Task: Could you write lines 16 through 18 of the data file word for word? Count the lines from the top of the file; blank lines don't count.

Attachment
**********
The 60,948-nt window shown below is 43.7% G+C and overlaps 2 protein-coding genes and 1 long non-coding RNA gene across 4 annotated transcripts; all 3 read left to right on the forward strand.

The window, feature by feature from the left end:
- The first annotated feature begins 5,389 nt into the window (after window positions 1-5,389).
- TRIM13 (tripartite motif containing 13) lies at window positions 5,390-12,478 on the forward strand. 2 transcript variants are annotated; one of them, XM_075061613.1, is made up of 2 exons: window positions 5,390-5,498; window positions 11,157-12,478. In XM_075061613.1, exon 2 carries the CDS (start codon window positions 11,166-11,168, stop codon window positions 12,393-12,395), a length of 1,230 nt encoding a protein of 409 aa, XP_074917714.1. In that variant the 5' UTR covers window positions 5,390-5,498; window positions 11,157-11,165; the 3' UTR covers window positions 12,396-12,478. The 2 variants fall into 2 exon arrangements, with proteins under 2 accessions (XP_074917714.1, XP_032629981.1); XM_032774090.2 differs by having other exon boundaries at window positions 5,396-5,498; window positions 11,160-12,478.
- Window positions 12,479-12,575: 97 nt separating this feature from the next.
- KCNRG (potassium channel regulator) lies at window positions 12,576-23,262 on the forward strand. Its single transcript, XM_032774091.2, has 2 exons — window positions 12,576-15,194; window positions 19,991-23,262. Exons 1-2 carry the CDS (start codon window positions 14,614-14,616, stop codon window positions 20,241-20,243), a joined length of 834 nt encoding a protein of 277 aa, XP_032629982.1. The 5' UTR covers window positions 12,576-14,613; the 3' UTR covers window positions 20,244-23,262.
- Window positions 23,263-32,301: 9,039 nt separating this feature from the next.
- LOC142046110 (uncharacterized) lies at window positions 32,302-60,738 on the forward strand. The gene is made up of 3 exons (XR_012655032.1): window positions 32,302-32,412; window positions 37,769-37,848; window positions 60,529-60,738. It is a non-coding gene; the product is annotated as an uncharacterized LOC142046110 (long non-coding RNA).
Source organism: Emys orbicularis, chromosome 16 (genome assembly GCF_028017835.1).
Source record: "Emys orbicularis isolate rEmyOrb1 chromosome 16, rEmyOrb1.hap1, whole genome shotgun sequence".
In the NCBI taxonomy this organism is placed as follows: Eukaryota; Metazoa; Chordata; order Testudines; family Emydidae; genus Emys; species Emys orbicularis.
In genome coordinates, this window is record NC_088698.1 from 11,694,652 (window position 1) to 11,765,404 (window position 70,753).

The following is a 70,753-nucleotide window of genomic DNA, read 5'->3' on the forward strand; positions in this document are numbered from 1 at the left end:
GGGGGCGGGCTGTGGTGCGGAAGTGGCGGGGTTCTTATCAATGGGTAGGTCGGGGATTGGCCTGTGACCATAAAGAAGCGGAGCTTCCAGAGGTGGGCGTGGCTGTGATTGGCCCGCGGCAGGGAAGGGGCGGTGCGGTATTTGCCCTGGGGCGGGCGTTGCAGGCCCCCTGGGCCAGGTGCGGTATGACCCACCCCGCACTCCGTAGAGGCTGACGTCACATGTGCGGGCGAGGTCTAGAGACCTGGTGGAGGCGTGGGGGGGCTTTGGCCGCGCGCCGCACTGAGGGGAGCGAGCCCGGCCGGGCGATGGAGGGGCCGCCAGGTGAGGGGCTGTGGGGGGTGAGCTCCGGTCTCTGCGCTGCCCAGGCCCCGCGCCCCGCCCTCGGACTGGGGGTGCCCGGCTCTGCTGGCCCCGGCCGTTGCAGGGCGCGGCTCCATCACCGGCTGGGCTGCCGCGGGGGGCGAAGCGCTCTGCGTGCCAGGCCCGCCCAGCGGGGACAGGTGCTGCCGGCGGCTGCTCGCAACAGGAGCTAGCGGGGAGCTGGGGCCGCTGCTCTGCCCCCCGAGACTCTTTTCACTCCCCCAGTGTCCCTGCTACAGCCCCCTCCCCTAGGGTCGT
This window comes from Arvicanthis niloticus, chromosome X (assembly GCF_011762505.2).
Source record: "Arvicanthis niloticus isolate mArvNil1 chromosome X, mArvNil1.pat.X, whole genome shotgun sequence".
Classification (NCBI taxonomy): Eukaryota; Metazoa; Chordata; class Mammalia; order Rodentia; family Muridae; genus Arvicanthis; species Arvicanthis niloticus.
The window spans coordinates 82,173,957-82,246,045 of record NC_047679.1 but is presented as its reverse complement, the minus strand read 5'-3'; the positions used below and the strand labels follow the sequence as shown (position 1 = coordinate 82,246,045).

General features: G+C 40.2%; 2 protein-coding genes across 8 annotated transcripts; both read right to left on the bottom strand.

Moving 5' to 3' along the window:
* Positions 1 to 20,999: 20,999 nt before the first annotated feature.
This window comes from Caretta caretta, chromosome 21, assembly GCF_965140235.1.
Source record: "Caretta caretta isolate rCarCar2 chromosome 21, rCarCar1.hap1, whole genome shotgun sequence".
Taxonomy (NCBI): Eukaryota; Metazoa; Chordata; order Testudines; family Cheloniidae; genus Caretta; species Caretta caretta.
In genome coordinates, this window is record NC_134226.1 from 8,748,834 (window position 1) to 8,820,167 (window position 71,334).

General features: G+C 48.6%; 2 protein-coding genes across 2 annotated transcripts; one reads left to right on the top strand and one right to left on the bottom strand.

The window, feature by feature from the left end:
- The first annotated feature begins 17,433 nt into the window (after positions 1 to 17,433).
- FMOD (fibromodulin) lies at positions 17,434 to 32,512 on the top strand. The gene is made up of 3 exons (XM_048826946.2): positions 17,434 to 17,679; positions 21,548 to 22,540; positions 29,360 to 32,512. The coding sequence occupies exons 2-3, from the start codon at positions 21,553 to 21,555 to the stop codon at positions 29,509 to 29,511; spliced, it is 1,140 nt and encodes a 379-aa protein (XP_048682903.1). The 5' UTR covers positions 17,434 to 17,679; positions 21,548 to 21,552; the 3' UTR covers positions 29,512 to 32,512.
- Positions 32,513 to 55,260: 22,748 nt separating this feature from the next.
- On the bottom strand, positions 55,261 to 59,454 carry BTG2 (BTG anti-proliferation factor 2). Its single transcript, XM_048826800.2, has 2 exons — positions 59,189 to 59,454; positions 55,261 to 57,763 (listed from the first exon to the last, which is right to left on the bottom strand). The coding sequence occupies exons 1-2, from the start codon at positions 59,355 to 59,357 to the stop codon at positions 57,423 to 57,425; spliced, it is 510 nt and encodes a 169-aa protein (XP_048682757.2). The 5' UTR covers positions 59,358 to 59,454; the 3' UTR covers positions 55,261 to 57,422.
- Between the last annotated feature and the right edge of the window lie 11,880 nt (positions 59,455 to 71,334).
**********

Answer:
Source record: "Arvicanthis niloticus isolate mArvNil1 chromosome X, mArvNil1.pat.X, whole genome shotgun sequence".
Classification (NCBI taxonomy): Eukaryota; Metazoa; Chordata; class Mammalia; order Rodentia; family Muridae; genus Arvicanthis; species Arvicanthis niloticus.
The window spans coordinates 82,173,957-82,246,045 of record NC_047679.1 but is presented as its reverse complement, the minus strand read 5'-3'; the positions used below and the strand labels follow the sequence as shown (position 1 = coordinate 82,246,045).